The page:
Mechanosensing: harnessing nuclear mechanics to understand health and disease

A study led by IBEC researchers, and published in Nature Cell Biology, shows that applying mechanical force to the cell nucleus affects the transport of proteins across the nuclear membrane. In doing so, this controls cellular processes and could play a key role in various diseases, such as cancer. This entails a novel approach to understanding aspects of cancer invasion and metastasis, opening the door to potential new techniques for diagnosis and therapy.

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Mechanical signals involved in the early development of the mouse cerebral cortex described for the first time

A scientific team coordinated by José Antonio del Río from the Institute for Bioengineering of Catalonia (IBEC) observed the mechanical signals and traction forces involved in the migration of Cajal-Retzius cells, a group of neurons that play an important role in the development of the cerebral cortex. The study, conducted on rodents, has been published in the journal Frontiers in Cell and Developmental Biology.

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The first light-controlled drug that could improve the hearing of people with cochlear implants

Researchers at the Institute for Bioengineering of Catalonia (IBEC) in Spain and the University Medical Center Göttingen in Germany achieve, for the first time, in vivo light-activated auditory stimulation without the need for genetic manipulation. This new light-controlled drug, capable of triggering the neural pathways involved in hearing, can contribute to improving the spectral resolution of cochlear implants used by people with profound hearing loss or deafness.

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Nanorobots to fight bacterial infections

Researchers develop self-contained micro- and nanorobots with antimicrobial activity, capable of attacking bacteria in the site of infection. The work has been led by Samuel Sánchez (Institute for Bioengineering of Catalunya (IBEC) and Cesar de la Fuente-Núñez (University of Pennsylvania, USA). The new technology, tested in mice, is a valuable tool for the treatment of bacterial infections in a controlled and localized way. In a future not so far, it could help combat infections.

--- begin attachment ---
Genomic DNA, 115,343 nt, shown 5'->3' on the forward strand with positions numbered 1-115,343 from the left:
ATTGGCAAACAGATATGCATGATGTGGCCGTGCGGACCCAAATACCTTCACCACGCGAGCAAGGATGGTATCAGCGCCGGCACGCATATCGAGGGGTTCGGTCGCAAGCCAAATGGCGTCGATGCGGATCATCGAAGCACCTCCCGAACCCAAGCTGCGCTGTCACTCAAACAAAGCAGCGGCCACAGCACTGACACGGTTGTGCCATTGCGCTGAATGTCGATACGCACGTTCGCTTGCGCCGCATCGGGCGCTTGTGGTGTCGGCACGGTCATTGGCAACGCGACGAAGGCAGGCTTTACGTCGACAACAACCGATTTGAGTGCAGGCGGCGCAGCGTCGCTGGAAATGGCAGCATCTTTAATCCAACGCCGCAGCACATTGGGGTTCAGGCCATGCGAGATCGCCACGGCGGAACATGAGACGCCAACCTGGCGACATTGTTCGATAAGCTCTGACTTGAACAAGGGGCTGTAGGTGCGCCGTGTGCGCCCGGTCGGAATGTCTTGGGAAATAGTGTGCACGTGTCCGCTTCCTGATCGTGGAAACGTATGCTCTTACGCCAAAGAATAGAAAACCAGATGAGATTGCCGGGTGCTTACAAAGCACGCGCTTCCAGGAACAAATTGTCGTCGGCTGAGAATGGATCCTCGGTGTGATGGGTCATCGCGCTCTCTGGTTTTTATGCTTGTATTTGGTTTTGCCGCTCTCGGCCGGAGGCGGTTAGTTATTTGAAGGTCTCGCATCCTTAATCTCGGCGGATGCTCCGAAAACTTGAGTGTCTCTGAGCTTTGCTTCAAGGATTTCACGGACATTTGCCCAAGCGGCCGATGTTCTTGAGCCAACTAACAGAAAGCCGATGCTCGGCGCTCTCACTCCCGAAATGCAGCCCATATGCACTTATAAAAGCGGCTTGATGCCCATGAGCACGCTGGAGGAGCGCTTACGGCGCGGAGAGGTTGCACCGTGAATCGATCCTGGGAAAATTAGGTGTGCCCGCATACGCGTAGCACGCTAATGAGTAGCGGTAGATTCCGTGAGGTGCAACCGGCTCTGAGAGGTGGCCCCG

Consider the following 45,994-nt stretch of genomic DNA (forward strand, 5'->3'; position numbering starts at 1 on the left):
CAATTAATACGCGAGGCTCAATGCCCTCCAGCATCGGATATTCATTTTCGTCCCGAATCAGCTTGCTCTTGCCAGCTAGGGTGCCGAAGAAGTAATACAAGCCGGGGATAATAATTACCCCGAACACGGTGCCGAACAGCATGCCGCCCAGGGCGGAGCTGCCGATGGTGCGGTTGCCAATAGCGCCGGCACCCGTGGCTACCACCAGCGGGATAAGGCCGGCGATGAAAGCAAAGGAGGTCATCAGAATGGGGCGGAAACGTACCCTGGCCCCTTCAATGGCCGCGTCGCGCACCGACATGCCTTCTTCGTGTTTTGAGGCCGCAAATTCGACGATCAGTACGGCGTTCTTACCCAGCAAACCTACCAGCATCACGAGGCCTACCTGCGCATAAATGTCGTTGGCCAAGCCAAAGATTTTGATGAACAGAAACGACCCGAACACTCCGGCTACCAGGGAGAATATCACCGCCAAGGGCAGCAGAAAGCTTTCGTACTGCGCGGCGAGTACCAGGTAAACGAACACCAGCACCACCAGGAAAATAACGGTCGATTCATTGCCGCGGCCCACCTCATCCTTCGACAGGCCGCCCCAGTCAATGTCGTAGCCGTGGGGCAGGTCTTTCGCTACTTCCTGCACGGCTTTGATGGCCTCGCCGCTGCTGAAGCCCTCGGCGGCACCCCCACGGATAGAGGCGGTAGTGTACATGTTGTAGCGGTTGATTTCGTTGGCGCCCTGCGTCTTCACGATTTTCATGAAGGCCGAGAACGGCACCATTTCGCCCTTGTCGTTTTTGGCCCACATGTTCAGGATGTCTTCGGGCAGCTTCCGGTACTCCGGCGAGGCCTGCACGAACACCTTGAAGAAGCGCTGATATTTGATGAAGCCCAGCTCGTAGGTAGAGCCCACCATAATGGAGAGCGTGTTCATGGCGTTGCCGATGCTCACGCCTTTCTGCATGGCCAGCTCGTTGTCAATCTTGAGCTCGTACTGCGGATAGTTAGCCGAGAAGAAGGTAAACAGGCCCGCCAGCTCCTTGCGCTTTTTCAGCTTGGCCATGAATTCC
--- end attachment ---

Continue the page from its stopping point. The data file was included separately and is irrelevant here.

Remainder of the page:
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Innovative bioengineered spheres might help treating diabetes

Researchers from IBEC, in collaboration with IDIBAPS in Barcelona, have developed nontoxic small spheres able to respond to variations in glucose levels, and producing insulin in vitro. These biomimetic spheroids containing pancreatic β-cells were prepared based on 3D bioprinting. This approach might help in the future improving clinical outcomes of β-cell transplantation strategies for diabetes treatment, as well as for in vitro drug screening platforms.

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Cell fusion ‘awakens’ regenerative potential of human retina

Fusing human retinal cells with adult stem cells could be a potential therapeutic strategy to treat retinal damage and visual impairment, according to the findings of a new study published in the journal eBioMedicine, with participation of Nuria Montserrat´s Group at IBEC. The hybrid cells act by awakening the regenerative potential of human retinal tissue, previously only thought to be the preserve of cold-blood vertebrates.

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Detecting lung infections with breath analysis and machine learning

IBEC researchers, together with clinicians from Sant Pau Hospital and Hospital Clinic in Barcelona, use “electronic noses” and machine learning to analyse the breath of patients, identifying with high accuracy those with lung infections of P. aeruginosa, a multidrug resistant pathogen. This method could represent a non-invasive and efficient tool to diagnose and monitor patients with a bacterial lung infection, offering a faster alternative to standard sputum cultures.

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